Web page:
Looking at how tarnished the solder is, the grey color and cosmetics of the plastic wrap on those caps, and how long they are (much shorter now), and that they’ve already leaked, I’d say more than 3 years old. Or they were NOS caps of the shelf that were used and not formed, as electrolytics also have a shelf life and need to be re-formed very slowly when new but old. https://www.youtube.com/watch?v=vA8YksKJSsQ Boring as bat **** voice on this guy
My gosh, I’m rebuilding 2 amps right now that are 35 and 38 years old, every cap in both amps were in better shape than those. I didn't catch in the thread which amp that you have. I don't think that you'll find most of those caps in what I recommended in the voltages that you'll need. But I would definitely change any caps with the best that I could find and make sure that you get high enough voltage ratings. Good Luck, Tim
Is it right that those capacitors have a life rating of 10,000 hours?
Rated 10,000 hours at 105°C, life of a capacitor doubles for every 10 degree Celsius decrease in temperature, that means the capacitor operating life at 55 °C is 320,000 hours! If a capacitor rated 10,000 hours at 85°C, its
operating life at 55 °C is 80,000 hours.
Just a FWIW, if those caps are used in an application where they are seeing a higher voltage closer to their rated voltage (in the photo it looks like its in a DC Blocker to me, but who knows), I can tell you from experience that those Illinois caps can do that well short of the time you expect of them. Switching to a Nichicon will assure longer life. As @clio09 recommends, replace them with the same value and voltage.
I will see if @clio09 has any of the original capacitors he can send me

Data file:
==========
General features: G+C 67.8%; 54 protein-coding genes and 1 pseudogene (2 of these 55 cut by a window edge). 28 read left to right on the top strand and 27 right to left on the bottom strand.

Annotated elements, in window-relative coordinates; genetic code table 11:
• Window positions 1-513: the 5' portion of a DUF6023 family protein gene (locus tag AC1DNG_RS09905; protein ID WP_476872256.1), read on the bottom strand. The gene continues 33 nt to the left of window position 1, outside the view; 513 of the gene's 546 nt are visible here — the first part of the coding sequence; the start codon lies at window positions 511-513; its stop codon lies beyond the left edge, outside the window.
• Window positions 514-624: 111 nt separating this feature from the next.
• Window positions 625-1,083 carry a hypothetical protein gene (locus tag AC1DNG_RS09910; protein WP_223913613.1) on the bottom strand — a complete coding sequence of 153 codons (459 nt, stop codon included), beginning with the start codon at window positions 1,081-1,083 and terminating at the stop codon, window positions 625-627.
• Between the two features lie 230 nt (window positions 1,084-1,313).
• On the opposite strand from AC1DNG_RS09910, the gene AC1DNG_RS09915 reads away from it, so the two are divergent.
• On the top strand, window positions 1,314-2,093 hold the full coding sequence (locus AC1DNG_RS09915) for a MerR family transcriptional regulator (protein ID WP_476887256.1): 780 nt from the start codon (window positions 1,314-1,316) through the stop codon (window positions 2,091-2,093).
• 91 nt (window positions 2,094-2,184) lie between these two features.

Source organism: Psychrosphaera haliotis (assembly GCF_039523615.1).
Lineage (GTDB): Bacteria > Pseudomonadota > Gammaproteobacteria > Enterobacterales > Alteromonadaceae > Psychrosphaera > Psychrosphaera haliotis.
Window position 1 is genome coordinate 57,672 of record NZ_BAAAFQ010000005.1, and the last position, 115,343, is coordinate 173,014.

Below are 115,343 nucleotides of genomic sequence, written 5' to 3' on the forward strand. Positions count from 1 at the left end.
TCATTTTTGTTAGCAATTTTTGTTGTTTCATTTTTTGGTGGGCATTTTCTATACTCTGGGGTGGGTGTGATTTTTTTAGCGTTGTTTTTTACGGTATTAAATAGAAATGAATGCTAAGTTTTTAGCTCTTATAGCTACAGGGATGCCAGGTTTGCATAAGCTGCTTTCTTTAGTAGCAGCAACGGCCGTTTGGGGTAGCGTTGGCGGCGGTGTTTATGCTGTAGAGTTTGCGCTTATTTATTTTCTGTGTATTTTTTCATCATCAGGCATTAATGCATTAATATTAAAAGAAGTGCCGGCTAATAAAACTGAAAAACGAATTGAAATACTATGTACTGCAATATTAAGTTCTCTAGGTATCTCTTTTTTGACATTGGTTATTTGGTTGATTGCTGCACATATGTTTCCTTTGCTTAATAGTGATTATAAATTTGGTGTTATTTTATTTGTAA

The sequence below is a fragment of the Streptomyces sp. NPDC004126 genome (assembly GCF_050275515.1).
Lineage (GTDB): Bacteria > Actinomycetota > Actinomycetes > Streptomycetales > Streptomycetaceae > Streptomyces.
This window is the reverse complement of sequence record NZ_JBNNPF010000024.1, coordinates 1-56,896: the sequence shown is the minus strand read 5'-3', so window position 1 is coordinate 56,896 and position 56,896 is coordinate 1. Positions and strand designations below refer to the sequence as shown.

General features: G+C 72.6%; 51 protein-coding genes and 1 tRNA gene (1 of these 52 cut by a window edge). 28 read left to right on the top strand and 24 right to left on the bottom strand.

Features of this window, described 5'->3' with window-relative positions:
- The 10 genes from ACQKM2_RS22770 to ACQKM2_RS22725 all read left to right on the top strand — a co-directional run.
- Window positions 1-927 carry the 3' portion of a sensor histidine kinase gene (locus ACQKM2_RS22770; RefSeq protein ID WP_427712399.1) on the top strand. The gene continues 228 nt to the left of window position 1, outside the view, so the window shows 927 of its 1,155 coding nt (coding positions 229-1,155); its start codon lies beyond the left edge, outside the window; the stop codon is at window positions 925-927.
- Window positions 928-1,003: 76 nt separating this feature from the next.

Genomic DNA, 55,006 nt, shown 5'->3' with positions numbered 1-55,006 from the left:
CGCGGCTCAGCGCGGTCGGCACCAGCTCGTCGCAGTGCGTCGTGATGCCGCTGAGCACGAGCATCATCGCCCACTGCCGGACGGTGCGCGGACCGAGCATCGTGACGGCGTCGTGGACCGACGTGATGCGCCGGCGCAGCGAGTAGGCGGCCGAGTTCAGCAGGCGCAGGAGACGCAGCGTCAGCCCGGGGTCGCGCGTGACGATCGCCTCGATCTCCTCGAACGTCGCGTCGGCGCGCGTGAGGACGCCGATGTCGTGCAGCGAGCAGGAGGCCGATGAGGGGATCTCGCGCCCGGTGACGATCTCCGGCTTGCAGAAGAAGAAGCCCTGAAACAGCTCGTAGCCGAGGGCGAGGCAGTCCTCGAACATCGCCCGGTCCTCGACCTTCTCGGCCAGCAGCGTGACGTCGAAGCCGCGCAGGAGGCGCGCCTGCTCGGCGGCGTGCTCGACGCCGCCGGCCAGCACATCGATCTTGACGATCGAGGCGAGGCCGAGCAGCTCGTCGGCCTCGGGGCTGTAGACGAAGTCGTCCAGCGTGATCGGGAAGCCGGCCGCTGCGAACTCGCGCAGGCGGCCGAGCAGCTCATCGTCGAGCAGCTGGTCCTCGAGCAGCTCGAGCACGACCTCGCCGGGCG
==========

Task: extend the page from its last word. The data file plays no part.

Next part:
Geez! why go that way, they look like old cheap stuff that may need to be formed, because they are so old, and the same thing may happen again. Just get the better Nichicons I linked to for only a couple of bucks each.
I have amp #1249, if that means anything regarding how old it is.
The caps needing replacement are around 15-20mm wide and 40-45mm or so long and are axial and connected as show in the pictures (picture #2, at the bottom right, the two grey ones).
It looks like one side of each capacitor runs to the ground from the AC plug and then goes through the cap and a resistor to what I imagine is the transformer. The two capacitors are connected together at ground and the two resistors are connected together at the transformer but they don't connect at the tabbed thingy in the middle, which is just a separator.
Can I shove some small radials in there? Probably. I have some vertical height to work with but will the leads be long enough to reach where they need to go? I'm not sure. That's my concern with radials.
I could also just use a couple of axials of approximately the same size. I found two on Mouser:
I'm not as in depth about amp building and repairs as others around here, but now that I see this, I don't see why you couldn't do what you wanted to in the first place and use a decent metalized polypropylene there, say 33uf/400v. I don't see any reason why a bipolar wouldn't work there. Since Ralph chimed in here @atmasphere I would get his expert advice